On the 3rd of February 2015, shortly after 4pm, Akis Kollaros was cycling along Homerton High Street in London and collided with a tipper truck making a left turn. Paramedics were on the scene within seconds but were unable to revive him before Akis was pronounced dead at the scene.
On the 20th January 2015, during morning rush hour in Hackney Stephanie Turner was cycling through the junction of Amhurst and Seven Sisters road and was also hit my a tipper truck making a left turn. She suffered critical injuries and died shortly afterwards.
My wife and I live equi-distant between these 2 locations and know these roads well. Like Akis and Stephanie we rely on our bikes both to commute and get around London. We are only too aware of the perils of sharing a road with heavy goods vehicles and are almost exactly the same age as Akis and Stephanie. We feel saddened and frustrated that such young lives, similar to our own, could end in such preventable and similar circumstances.
I read the tributes and flowers laid for Stephanie at the scene of the accident with feelings of grief and frustration. My sympathies extend to the families and friends of Stephanie and Akis but also to the truck drivers who, regardless of fault, must be suffering great anguish.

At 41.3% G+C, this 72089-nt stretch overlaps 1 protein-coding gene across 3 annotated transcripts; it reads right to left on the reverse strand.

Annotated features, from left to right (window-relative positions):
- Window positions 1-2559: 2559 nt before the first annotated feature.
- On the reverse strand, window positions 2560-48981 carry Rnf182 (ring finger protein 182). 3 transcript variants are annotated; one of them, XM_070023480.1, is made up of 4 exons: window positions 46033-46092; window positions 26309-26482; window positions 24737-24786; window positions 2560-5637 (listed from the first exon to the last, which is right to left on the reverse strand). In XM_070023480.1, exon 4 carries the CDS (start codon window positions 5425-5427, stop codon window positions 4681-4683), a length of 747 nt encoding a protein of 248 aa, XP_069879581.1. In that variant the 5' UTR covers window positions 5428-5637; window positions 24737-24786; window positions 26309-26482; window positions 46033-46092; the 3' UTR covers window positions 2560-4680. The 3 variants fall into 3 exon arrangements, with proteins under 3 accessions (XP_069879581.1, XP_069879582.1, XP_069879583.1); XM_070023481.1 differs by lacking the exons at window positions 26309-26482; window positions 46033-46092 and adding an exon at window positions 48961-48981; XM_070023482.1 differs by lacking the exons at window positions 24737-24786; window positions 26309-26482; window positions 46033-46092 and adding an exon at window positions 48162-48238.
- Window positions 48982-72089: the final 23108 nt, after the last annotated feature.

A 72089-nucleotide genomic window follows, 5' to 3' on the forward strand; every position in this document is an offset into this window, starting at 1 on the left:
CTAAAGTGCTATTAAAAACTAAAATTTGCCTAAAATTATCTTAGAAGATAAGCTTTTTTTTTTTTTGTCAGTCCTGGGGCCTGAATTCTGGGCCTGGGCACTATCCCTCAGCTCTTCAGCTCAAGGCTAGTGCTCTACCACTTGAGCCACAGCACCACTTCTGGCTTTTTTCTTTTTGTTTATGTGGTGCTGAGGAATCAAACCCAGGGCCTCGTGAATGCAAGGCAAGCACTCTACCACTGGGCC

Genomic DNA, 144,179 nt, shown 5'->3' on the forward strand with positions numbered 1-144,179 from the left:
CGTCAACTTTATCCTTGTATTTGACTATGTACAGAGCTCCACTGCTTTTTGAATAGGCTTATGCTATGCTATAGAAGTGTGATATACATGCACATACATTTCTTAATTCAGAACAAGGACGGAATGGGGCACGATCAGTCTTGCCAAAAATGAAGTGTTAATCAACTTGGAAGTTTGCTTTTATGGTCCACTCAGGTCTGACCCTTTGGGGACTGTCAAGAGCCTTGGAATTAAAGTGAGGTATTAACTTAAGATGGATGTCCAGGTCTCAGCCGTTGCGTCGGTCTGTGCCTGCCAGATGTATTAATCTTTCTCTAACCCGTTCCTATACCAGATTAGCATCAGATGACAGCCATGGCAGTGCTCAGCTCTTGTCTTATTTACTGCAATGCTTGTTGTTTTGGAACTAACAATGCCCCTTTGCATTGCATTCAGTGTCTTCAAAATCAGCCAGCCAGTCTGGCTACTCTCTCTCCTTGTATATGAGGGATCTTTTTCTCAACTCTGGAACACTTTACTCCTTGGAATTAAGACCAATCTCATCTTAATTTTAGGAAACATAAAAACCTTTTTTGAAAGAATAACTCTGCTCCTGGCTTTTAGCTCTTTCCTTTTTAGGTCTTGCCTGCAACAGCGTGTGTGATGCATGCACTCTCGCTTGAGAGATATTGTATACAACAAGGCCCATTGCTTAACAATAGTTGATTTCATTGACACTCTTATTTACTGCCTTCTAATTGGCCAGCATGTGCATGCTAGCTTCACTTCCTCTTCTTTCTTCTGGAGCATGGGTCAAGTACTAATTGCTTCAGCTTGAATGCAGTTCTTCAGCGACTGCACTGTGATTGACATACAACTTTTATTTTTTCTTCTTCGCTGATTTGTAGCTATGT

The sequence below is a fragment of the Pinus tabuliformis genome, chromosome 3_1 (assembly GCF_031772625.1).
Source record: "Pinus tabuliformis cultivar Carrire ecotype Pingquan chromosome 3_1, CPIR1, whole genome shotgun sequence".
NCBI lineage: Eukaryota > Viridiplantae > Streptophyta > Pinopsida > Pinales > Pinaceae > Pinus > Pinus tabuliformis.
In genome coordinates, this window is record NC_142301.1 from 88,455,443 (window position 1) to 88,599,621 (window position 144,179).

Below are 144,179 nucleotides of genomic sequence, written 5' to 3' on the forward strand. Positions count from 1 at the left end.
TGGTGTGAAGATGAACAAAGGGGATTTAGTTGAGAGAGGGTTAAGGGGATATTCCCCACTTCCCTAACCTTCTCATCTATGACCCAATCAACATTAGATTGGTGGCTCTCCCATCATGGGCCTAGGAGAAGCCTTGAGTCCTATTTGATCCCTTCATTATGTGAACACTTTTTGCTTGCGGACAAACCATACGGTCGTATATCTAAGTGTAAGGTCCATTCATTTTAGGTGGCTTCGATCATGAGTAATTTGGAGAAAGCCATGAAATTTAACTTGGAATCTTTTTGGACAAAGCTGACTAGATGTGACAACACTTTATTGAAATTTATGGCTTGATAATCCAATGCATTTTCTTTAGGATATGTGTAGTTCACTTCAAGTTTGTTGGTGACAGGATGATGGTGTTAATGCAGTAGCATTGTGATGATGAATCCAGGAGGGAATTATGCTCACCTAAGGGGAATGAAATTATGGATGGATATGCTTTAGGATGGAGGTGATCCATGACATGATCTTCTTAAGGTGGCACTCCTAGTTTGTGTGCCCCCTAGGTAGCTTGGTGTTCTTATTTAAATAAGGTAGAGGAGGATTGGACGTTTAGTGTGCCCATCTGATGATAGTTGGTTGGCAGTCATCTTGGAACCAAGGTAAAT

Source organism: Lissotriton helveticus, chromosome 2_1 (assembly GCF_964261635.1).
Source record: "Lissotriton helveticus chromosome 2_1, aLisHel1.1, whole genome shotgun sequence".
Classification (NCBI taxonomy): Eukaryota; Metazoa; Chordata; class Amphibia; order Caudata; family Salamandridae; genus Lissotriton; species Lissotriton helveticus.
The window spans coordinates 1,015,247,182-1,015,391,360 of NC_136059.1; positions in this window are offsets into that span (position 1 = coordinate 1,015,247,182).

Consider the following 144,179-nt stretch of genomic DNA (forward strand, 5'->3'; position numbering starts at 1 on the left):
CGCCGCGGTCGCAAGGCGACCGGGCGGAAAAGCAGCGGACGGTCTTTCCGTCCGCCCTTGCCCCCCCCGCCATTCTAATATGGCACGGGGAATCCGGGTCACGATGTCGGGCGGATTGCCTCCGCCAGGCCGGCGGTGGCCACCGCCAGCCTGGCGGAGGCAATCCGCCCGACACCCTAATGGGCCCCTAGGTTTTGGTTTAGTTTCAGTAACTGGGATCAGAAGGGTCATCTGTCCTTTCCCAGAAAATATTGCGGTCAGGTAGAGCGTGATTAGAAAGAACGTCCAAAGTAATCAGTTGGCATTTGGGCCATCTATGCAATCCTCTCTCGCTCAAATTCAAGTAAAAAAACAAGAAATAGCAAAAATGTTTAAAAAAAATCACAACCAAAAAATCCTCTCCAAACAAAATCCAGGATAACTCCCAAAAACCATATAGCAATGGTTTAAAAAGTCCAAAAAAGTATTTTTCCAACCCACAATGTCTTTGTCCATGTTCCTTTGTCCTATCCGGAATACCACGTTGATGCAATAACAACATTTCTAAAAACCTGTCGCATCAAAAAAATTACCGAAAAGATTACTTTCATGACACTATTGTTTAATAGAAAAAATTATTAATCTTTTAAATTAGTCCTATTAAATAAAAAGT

As a cyclist. driver and someone who contributes to the construction industry I appreciate the complexity of the debate on ‘how to improve cycle safety’. However, reviewing the statistics and scores of ‘ghost-bikes’ I have spotted around London I cannot help be angered at our lack of action to ‘prevent the unnecessary loss of life’ in our own city.
As a photographer I feel strangely compelled to add to this debate and somehow reflect on the issue with my work. I spent some hours filming video at both locations which itself was very meditative. The footage here depicts the junction where Akis was killed and was filmed a day later at exactly the same time. I hope by removing the traffic and pedestrians the viewer can feel a sense of loss, peace and remembrance.
I’m excited to be in the mix for a commission looking at climate issues in the UK. Inspired to dig out and process some images captured en-route to some sea-forts off the Norfolk Coast.
I’ve enjoyed and naturally moved towards full multimedia in 2014. 4K cameras and professional sound give clarity, bite and realism to subjects.
I’m also very proud to welcome Brian and Chloe to the team here. Together we’ve ramped-up production quality on-set and sped-up turn around back in the editing studio. Testing both the new camera and editing workflow has been a crucial part of the last 2 months.
The second example video is a montage of over 78,000 5D Mk3 RAW files, processed groomed and edited to create a stunning day to night sequence in 4K. The camera was fitted with a 17mm TS Lens and mounted in a custom solar powered marine housing.
This December marks 3 years since I began recording the progress of the Victoria Station Upgrade in Central London.
It’s been incredible seeing the engineering challenges and logistics behind such a major project. All happening within and underneath one of London’s busiest transport hubs. A selection of the images are soon to be featured on Victoria Line Tube platforms to show the works taking place behind the hoardings.
We also got a tweet out of Number 10 Downing Street this morning which can’t be a bad marker of success..